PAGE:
July 31, 2017 | by Dory Benford
For people living in minority and underserved communities, the divide between patients and health care providers can be hard to overcome.
These patients can feel that their concerns are not being heard, their doctors don’t understand where they’re coming from culturally or linguistically, or that they are being condescended to.
Sadly, these communication breakdowns can be fatal when individuals skip recommended cancer screenings or ignore cancer-related symptoms they may be experiencing, all to avoid doctor visits.
At City of Hope, the Center of Community Alliance for Research & Education (CCARE), seeks to facilitate better communication between minority patients and health care practitioners by fostering strong partnerships with community organizations.
We spoke to CCARE’s manager, Mayra Serrano, M.P.H., C.H.E.S., about the methods they use to bring their cancer prevention messages to the community.
There are several reasons that people living in minority or underserved communities may be hesitant to seek medical care.
“The most common thing I hear is that people are afraid screening exams are going to hurt — that they’re painful. They feel they don’t need it because they feel fine, and we’re talking about prevention and screening for things you don’t have. This isn’t something where you are sick and you have a cold, so you want to go to the doctor. It’s a hard sell, because we’re asking people to go through sometimes invasive procedures when they’re not sick,” said Serrano.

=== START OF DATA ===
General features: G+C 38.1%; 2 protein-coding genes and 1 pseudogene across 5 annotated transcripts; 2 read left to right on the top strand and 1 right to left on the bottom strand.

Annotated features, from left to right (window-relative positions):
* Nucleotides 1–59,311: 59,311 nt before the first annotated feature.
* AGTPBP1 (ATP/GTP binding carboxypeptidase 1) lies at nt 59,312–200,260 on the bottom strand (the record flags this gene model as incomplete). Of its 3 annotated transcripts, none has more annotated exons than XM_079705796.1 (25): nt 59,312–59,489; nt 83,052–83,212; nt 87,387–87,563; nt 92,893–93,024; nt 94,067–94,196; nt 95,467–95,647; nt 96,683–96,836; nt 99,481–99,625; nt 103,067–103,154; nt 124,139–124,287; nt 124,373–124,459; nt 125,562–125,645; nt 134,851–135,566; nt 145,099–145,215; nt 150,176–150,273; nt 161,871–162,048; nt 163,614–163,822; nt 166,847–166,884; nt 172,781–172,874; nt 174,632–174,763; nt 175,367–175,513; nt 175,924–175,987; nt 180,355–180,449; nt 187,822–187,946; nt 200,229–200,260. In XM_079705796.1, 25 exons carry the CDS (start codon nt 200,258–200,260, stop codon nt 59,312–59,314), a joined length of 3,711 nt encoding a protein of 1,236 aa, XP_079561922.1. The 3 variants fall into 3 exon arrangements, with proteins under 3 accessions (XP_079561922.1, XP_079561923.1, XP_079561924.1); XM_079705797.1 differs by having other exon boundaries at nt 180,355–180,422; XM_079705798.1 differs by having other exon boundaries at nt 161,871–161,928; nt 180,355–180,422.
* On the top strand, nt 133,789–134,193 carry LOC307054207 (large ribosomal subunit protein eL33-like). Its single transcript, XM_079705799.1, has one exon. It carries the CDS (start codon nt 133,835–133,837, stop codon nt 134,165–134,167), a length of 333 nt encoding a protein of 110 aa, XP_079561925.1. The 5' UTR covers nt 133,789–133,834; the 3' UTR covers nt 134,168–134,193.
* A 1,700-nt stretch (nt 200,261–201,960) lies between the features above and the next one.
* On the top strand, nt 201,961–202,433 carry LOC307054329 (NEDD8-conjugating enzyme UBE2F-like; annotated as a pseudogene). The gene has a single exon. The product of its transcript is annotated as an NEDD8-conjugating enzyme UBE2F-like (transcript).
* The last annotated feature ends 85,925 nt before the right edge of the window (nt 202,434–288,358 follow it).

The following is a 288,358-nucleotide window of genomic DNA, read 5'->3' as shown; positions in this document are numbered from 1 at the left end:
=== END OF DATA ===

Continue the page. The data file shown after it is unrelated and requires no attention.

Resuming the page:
“The cost is another issue. Sometimes people are uninsured or can’t take time off work. A lot of it, too, is just lack of knowledge. People don’t know that they need these services. They don’t know that they need a mammogram every year after 40, or a colonoscopy after 50, or a pap test every three years after the age of 21. I hear a lot of that.”
Taking all of these concerns into consideration, CCARE forges inroads with these communities by meeting people where they are, bringing important cancer prevention and screening information directly to communities commonly left out of the health care discussion.
“I think out biggest strength is our community partnerships. We partner with churches, clinics, grassroots organizations, survivor advocates, support groups, schools. I’ve even been to people’s living rooms,” said Serrano.
“At CCARE, our first question is always what can we do for you? Not, what can you do for me? We’re offering them our services. It takes time to build these partnerships. Years, even.”
CCARE arranges community events with these partners, bringing in nurses, doctors and health educators to inform community members about cancer prevention, and sometimes even provide screening exams like mammograms to detect breast cancer or PSA tests to find prostate cancer. If exams are not being completed on site, team members are armed with information on where people can find low cost health care services.